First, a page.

I recently found myself in a discussion with Phillip Musegaas, our legal director, assessing our organization’s work and reflecting on how we are doing in meeting our mission of addressing the greatest threats facing the health of our shared river.
As we talked, we tallied the legal cases with which we are involved -- today, we are active in 17 cases, and all of them aim to reduce pollution to our river.
More interesting than the sheer number of cases is the fact that only 3 out of 17 involve major dischargers (sewer treatment plants or industrial facilities) with failing treatment and a series of permit violations. The remaining 14 cases are permit challenges, regulatory challenges, and other actions intended to push our state and federal governments to do their job correctly.
During our conversation I began to ponder the question of our role as river advocates, and would like to pose it to our members: if our work aims to push state and federal governments to do their jobs, then are we acting as the conscience of our own government?
The Possum Point coal ash case highlights the failings of our regulatory system. In this case, we are absolutely certain that -- without our deep involvement -- our state and federal government would have continued their complicity with Dominion Power by allowing Virginia’s own state utility to cover up a massive pollution issue that, if not stopped, is sure to cement a legacy of persistent pollution.
Make no bones about it, if Dominion is allowed to either discharge all of the water that has been stewing in their waste ash for decades, or just cap all of this nasty waste in place, we will regret this decision for generations -- and possibly for geologic time. This ash waste, which has been discharging toxic metals into the Potomac for decades and continues to do so today, will spoil Quantico Creek and the Potomac River for thousands of years.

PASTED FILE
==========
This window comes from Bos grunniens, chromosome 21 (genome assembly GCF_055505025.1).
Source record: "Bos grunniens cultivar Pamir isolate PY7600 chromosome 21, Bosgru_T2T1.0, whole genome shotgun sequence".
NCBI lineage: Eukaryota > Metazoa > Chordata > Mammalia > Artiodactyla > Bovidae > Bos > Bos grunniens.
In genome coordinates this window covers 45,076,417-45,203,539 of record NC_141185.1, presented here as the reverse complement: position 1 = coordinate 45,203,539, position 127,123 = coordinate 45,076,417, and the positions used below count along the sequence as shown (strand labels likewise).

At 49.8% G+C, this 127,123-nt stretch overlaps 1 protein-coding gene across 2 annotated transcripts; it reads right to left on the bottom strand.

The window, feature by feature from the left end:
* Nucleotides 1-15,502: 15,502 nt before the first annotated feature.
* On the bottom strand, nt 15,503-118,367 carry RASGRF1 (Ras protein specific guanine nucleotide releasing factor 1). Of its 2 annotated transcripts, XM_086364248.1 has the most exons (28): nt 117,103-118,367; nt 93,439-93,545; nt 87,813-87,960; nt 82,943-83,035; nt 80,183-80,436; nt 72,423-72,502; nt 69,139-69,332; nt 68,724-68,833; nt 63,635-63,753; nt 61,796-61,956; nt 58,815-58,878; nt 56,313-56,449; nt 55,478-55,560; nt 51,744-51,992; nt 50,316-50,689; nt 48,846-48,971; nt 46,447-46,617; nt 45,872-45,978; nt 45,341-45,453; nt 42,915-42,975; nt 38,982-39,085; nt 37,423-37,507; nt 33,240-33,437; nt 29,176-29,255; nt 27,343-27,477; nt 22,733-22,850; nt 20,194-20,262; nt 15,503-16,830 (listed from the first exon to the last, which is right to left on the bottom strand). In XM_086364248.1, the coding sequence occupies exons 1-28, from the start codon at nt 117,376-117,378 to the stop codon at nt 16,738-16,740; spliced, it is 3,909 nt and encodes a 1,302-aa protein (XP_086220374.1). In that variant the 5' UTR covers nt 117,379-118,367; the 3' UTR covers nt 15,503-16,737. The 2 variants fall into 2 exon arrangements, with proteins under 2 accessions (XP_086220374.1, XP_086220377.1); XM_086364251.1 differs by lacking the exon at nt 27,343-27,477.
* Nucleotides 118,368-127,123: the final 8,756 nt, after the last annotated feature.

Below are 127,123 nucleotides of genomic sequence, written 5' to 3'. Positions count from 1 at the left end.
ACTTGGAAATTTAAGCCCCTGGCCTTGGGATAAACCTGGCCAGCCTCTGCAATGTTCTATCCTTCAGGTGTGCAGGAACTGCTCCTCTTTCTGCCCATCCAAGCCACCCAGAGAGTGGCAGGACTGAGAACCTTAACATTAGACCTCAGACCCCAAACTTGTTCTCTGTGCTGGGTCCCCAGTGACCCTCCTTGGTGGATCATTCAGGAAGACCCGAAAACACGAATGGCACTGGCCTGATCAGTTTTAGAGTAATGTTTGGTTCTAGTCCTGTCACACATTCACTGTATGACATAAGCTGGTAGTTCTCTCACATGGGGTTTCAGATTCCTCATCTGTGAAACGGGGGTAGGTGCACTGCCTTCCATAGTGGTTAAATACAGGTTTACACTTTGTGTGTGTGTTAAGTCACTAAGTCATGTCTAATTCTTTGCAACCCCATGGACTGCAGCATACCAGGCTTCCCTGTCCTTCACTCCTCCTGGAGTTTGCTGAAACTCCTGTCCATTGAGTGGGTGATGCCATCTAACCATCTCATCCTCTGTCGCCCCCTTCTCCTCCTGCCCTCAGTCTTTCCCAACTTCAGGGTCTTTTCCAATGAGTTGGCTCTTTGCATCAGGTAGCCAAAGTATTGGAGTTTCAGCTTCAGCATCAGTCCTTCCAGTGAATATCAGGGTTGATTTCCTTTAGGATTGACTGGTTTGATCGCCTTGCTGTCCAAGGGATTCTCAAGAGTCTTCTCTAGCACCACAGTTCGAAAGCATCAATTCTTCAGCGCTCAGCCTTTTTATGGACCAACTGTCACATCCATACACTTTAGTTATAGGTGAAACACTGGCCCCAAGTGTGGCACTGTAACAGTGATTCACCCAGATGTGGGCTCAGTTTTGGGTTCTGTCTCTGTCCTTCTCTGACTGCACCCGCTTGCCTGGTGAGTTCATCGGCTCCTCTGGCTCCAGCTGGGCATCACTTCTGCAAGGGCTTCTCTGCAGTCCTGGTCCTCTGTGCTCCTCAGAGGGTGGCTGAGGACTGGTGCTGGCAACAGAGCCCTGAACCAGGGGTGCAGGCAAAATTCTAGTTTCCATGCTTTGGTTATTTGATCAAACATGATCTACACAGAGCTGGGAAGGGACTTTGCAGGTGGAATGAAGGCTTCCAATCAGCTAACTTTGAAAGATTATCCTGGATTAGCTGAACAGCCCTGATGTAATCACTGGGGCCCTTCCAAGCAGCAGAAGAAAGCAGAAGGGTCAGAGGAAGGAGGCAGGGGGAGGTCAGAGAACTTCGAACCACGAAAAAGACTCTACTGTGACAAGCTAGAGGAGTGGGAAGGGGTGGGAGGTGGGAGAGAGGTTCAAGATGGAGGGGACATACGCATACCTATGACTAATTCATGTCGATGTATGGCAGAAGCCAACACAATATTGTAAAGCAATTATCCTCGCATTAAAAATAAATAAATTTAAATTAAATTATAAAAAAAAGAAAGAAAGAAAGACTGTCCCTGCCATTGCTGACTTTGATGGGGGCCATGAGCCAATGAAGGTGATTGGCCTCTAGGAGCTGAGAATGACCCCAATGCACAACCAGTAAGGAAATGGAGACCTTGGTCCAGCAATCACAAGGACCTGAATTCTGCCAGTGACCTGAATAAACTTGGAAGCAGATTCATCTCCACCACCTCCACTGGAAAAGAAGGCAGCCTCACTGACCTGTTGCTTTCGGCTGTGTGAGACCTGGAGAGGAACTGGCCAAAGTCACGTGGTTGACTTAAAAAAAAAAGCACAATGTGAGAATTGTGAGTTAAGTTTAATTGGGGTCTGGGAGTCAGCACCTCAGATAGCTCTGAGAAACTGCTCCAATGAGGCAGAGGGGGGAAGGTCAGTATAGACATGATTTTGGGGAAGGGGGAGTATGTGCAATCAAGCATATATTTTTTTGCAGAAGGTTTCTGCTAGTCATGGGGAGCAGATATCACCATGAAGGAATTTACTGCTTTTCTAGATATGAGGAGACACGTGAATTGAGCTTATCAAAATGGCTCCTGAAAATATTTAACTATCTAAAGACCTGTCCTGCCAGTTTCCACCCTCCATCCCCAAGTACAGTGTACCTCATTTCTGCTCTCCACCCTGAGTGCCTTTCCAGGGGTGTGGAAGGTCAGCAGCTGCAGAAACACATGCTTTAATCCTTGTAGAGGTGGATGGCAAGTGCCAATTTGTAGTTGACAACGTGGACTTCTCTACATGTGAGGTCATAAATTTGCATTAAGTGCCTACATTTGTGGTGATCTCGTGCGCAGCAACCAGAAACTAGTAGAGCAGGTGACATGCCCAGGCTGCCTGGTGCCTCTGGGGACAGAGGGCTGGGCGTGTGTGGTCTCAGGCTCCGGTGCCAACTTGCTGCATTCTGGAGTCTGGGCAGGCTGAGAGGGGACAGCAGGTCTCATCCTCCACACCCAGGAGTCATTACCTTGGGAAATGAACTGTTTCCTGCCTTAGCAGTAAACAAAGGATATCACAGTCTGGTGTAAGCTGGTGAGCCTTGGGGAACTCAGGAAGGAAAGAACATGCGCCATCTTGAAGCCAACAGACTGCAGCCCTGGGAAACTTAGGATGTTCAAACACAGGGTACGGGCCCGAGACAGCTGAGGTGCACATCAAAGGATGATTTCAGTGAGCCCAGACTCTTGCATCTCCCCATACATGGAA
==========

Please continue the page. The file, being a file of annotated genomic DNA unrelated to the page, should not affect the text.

We’re faced with a toxic legacy that could make the catfish, striped bass, oysters, and any other natural resource worthless. We’re talking about ruining an entire ecosystem, harming bald eagles and endangered sturgeon.
All of this avoidable. But not without groups like ours, and supporters like you, who step up to these challenges with righteous conviction.
We are at a point in time where we can affect history. It has taken the full focus of our Riverkeeper, and numerous staff, to generate legal challenges, grassroots pressure, press coverage, political, and even student action just to slow down this train to prevent a wreck.
Allow me to tie this case back into the reality that Potomac Riverkeeper Network acts as the conscience of our government. The strong environmental laws we rely on to protect vital natural resources are being eroded. As days turn into weeks, months, and years, state and federal agencies have become cozy with polluters. They’ve become complacent, and they are convinced that the flexibility in our laws should be used to allow more pollution -- instead of less.
Unfortunately, as a country we have been here before. Emerging from the Industrial Revolution and two World Wars, rapid economic expansion resulted in the widespread, catastrophic fouling of our nation’s rivers. Fortunately, citizen and political action in the 1960s turned the tide and gave us the Clean Water Act, the primary strengths of which are the regulatory and enforcement powers established for the federal government. We learned the hard way that when environmental laws are left to the states, the states often “race to the bottom,” resulting in weak or non-existent regulations, and a virtual abandonment of environmental laws.
Sadly, in my view we are at risk today of turning back the clock on critical environmental protections, and are allowing the hue and cry for limited government and state’s powers to lead to fear and retrenchment among the very regulators we rely on to protect our precious rivers.
I ask you to consider what our rivers would look like if we weren’t taking direct action to protect the Potomac watershed against our most pressing threats.